In the aftermath of the Second World War, immigration from Ireland slowed to a trickle. In addition, native born Irish-Argentines assimilated far quickier than in other places, Hispanicising their names and frequently marrying outside the community, something unheard of in the past. Although the game continued to be occasionally played into the 1960s, it would never regain its former popularity. In 1980 the Aer Lingus Hurling Club conducted a three-week tour of the country and played matches at several locations, including the Christian Brothers school at Boulogne, Buenos Aires.
In January 2002 for the first time The Hurling All-Stars Teams 2000 y 2001 came to the Hurling Club in Argentina making an outstanding exhibition.
In February 2009 the GAA sent George O'Connor and Martin Lynch to give a Summer Camp, it was so successful that after it two more where conducted on the following years. The last summer camp was given by Damien Coleman on October 2012, who set up the foundation of the team that took part on the 2013 Gathering tournament held on Galway.
As mentioned above, in 2013 the team travelled to Galway and played in an outstanding level reaching the final which they lost for one point against the Denver Gaels from the US.
The Argentine Hurling Club counts now with a Hurling and a Gaelic Football team, this last one won the first World Games held in Abu Dhabi in the non-Irish division.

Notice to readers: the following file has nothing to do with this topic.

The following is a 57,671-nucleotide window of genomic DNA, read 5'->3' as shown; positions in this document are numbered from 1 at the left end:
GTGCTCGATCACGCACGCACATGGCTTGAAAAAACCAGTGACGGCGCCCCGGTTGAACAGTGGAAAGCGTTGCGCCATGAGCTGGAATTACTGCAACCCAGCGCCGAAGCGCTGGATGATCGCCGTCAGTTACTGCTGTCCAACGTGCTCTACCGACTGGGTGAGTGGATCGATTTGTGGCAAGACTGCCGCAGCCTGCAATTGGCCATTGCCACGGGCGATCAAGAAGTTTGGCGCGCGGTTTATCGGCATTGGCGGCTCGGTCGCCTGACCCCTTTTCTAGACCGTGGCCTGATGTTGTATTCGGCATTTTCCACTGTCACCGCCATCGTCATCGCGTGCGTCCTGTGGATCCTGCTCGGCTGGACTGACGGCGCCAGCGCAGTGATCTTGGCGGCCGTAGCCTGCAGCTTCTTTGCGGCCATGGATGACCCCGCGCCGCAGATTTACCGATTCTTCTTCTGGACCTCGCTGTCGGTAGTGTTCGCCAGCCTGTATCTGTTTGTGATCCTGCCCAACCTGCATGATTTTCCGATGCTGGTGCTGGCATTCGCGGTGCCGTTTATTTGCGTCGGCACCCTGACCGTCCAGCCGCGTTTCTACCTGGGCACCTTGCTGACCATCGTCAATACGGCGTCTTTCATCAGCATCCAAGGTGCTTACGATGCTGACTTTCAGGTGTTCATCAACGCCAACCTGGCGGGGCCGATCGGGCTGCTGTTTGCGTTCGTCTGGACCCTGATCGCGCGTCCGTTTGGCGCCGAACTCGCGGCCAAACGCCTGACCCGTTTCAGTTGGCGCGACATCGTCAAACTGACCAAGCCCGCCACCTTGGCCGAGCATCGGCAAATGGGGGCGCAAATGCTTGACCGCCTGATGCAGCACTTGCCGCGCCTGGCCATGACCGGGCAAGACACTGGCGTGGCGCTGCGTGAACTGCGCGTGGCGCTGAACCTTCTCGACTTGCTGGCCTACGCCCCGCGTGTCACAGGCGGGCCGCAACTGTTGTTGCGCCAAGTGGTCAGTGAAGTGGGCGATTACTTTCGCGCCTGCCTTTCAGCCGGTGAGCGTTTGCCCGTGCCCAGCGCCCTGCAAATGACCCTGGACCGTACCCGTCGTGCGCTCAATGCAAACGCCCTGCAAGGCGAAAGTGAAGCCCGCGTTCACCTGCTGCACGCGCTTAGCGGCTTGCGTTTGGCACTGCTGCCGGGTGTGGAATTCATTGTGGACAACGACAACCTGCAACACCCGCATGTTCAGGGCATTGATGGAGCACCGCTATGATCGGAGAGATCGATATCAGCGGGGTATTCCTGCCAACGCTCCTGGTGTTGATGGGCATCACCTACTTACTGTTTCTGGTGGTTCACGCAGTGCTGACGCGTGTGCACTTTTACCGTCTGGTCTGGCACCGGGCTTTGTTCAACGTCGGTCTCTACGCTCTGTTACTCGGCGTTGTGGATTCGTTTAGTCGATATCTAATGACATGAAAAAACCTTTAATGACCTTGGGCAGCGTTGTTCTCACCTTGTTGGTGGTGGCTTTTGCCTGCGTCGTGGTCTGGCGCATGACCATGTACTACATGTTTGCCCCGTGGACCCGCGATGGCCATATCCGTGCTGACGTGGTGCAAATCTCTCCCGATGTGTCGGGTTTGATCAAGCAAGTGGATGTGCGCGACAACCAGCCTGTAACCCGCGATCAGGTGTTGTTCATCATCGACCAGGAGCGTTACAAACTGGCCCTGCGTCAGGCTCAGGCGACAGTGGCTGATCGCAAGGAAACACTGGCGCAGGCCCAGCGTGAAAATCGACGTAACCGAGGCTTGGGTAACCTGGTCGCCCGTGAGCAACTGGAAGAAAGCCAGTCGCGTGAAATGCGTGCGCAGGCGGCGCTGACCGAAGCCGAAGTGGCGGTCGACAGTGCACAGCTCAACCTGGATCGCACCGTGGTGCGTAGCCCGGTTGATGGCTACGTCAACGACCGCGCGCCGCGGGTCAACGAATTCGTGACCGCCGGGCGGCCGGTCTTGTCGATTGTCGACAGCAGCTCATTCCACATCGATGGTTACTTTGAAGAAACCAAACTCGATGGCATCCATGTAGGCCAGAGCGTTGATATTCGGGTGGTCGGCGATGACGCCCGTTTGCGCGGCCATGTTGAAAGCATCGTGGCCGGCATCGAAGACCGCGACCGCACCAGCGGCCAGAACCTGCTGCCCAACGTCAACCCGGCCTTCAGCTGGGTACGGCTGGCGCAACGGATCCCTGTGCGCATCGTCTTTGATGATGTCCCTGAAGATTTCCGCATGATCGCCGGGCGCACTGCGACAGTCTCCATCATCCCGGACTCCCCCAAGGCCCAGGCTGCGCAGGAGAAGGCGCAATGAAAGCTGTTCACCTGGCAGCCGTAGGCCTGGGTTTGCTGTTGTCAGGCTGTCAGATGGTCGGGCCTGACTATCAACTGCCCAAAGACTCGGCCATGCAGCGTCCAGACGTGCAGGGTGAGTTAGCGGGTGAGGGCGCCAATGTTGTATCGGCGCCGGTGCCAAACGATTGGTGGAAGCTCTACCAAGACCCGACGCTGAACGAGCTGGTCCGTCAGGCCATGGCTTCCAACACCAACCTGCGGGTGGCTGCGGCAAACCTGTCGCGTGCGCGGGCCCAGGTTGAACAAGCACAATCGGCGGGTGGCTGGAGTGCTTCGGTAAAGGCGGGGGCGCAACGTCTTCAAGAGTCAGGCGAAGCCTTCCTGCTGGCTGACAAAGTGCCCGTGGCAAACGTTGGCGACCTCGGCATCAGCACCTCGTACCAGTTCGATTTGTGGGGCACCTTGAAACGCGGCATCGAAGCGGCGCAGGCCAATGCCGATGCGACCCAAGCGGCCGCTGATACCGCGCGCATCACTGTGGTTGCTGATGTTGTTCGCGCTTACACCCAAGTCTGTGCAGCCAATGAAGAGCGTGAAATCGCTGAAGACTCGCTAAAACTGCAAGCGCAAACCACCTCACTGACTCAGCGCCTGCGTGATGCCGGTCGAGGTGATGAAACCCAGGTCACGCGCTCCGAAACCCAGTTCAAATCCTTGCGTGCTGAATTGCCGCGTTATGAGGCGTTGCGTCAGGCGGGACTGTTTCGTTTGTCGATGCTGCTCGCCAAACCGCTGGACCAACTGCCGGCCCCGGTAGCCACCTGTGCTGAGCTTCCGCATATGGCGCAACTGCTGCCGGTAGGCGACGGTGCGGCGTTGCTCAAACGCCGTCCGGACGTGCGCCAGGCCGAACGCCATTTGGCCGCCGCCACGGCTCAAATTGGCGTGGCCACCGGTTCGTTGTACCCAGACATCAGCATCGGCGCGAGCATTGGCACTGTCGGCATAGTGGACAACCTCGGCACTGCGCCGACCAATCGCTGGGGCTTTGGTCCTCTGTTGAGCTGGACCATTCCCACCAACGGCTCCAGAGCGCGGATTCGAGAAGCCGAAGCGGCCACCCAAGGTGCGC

- Eduardo Bradley, pilot and balloonist, co-founder of civil aviation in Argentina
- Guillermo Brown, first Admiral of Argentina and father of the Argentine Navy
- Jorge Brown, footballer and cricketer
- Adolfo Bioy Casares, writer, descendant of Patrick Lynch
- Eduardo Casey, estanciero and businessman, founder of the city of Venado Tuerto
- Roberto Cavanagh, Polo Player and Olympic Gold Medallist 1936
- Chris de Burgh (b. 1948), singer and songwriter
- Peter Campbell (1780-c.1832), military and naval officer who founded the National Navy of Uruguay. He was also prominent leader of the federal party in the province of Corrientes
- Gustavo Cerati Clark (1959–2014), singer, songwriter, member of the band Soda Stereo
- Agustín Creevy (b. 1985), rugby player
- Patricio Cullen (1826–1877), national deputy and governor of the province of Santa Fe between 1854 and 1856
- Juan Dillon (1819–1887), landlord and politician
- Daniel Donovan, attorney, police chief of Buenos Aires, comptroller of the province of San Luis in 1893 and the territory of Chaco
- Edelmiro Julian Farrell, army general, President of the Argentina Nation (de facto)
- Oscar Barney Finn, writer, film and theater director
- Domingo French, politician and soldier in the War of Independence and protagonist of the May Revolution. He was one of the creators of the Argentina cockade
- Oscar Furlong, basketball player
- Cecilia Grierson (1859–1934), first female physician in Argentina
- José Ignacio García Hamilton, lawyer, journalist, writer, historian and national deputy for the province of Tucuman